Some employees can’t seem to get it together and do their jobs properly. While an underlying medical or psychological problem may be the cause, don’t assume that’s the case if the employee hasn’t asked for help or a reasonable accommodation. It’s up to her to raise the possibility.
Recent case: D’Anna worked for Lehigh University planning student activities. Over the years, she took many short-term leaves for her own medical treatment and surgeries and to care for her daughter. Lehigh never balked at grantingfor her.
Then, during D’Anna’s last year at Lehigh, she began making more errors than in the past.
When placed on a performance improvement plan, she blamed menopause for her disorganized and mistake-prone work and said she might get some testing done to pinpoint the problem. She neither asked for time off, nor requested reasonable accommodations.
Shortly after, she was terminated for. Then she was diagnosed with attention deficit disorder.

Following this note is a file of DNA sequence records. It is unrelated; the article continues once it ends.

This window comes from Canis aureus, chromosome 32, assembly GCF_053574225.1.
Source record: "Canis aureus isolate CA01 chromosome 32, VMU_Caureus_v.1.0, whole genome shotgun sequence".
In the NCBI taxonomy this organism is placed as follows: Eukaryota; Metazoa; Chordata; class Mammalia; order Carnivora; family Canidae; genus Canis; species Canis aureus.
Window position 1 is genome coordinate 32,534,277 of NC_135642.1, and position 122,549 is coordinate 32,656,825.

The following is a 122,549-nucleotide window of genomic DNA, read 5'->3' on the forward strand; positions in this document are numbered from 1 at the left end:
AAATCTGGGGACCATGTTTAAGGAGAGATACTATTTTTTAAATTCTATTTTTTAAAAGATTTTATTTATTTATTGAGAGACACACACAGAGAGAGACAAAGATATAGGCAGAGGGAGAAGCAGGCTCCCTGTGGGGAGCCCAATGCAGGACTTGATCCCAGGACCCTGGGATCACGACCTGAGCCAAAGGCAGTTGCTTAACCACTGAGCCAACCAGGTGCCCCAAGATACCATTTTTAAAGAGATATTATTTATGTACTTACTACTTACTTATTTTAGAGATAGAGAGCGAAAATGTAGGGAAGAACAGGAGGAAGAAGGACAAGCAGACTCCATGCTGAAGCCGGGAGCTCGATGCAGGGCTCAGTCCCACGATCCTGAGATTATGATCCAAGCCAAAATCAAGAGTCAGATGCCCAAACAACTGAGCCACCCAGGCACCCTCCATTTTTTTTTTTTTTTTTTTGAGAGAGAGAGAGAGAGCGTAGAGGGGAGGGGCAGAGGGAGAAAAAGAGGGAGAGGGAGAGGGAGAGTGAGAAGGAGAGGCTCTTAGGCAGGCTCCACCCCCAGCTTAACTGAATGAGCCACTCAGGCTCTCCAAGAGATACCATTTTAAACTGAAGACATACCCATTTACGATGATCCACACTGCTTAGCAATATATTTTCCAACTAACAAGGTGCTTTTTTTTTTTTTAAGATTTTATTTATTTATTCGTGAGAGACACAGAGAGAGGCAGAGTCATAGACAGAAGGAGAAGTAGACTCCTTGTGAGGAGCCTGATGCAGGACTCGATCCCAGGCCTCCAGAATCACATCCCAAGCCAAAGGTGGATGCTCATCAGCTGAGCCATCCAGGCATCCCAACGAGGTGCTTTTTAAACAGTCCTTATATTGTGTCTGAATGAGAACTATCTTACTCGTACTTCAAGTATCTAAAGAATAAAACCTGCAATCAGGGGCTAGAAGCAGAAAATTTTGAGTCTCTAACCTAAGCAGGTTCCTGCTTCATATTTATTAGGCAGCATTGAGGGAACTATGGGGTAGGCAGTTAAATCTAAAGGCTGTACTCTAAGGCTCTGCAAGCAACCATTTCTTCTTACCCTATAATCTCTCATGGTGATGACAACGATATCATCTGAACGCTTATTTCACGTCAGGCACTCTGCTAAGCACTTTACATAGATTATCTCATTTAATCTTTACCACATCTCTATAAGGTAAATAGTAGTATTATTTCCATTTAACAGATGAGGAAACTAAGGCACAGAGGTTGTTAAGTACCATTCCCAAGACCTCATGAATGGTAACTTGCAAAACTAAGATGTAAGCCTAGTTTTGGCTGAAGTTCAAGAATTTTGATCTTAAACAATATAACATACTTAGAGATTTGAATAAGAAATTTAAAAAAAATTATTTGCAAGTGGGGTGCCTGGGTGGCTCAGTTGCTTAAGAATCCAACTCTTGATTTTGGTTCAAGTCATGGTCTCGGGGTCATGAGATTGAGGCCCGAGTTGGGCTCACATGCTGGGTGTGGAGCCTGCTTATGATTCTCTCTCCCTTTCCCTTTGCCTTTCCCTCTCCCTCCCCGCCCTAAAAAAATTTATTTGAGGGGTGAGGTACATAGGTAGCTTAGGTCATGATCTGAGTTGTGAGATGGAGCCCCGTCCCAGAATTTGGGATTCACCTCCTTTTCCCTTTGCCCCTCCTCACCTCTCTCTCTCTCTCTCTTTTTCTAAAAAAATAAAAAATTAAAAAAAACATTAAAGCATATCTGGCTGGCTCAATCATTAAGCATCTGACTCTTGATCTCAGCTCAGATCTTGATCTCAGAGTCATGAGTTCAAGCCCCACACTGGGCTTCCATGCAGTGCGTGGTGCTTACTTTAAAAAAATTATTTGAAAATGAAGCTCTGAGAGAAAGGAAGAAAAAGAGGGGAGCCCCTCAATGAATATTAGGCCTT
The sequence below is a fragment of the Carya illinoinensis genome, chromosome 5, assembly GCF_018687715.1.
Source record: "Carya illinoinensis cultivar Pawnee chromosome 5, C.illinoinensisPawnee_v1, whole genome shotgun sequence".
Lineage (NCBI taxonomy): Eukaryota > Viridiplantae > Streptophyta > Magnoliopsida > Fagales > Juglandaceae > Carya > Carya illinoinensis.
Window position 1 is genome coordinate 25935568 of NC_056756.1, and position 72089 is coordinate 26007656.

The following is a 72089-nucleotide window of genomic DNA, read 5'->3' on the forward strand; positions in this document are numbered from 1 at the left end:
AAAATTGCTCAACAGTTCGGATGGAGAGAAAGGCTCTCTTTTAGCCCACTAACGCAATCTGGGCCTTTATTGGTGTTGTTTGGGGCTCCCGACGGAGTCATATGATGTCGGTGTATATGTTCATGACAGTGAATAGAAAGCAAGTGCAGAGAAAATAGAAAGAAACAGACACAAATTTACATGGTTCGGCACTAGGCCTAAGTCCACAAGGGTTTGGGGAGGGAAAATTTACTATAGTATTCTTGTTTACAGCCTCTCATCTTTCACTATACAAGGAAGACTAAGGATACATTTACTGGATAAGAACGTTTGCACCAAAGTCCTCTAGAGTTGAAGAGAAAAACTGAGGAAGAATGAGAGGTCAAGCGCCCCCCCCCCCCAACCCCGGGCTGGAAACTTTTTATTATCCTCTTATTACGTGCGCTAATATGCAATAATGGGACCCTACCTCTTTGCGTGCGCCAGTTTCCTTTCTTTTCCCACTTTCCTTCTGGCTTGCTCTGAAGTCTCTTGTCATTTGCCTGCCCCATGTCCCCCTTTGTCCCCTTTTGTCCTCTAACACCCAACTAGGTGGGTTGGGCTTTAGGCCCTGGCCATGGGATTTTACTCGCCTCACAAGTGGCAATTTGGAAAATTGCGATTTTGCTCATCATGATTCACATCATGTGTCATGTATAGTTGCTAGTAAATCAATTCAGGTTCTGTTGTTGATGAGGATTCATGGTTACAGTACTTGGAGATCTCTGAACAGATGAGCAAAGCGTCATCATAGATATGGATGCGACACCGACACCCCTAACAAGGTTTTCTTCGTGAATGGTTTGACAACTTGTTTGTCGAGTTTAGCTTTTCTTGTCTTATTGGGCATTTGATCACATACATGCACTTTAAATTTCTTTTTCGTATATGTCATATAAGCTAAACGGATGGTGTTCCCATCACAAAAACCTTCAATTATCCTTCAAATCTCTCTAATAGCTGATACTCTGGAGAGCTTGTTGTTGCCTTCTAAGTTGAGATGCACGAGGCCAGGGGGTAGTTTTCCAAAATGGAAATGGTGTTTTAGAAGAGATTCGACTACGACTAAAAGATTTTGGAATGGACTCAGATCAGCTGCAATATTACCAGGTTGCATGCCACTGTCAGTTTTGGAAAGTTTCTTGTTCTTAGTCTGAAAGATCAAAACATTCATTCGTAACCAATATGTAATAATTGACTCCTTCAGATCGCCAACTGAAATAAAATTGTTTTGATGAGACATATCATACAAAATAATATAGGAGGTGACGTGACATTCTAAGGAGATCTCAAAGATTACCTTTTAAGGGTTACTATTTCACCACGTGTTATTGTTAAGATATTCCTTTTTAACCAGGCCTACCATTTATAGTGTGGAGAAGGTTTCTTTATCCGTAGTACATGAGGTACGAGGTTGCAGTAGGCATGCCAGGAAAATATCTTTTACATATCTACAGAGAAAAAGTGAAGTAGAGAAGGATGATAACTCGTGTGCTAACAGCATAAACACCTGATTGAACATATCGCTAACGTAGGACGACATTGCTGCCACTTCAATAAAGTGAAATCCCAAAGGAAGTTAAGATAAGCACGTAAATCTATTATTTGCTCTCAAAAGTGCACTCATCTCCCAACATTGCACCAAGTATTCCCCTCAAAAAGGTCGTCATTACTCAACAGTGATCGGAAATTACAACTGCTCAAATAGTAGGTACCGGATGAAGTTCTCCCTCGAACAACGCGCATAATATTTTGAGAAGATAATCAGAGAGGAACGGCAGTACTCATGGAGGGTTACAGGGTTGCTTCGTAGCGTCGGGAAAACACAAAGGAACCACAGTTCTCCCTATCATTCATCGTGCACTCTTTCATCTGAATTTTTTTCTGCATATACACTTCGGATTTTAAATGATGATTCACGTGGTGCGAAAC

She sued, alleging her employer should have known she was disabled.
The court didn’t buy the argument. It pointed out that if D’Anna didn’t know what was wrong at the time, the university couldn’t have known it either. Her case was dismissed. (Fuoco v. Lehigh University, No. 11-CV-6117, ED PA, 2013)
Final note: Even if you suspect medical problems, focus on job performance. Let the employee ask for help. Remember, if you “regard” an employee as if she’s disabled, you may be violating the ADA.
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- Get input from several managers before firing problem worker
- What an investigation should seek to find
- Poor performance or disability discrimination? Keep good records to prove you're not biased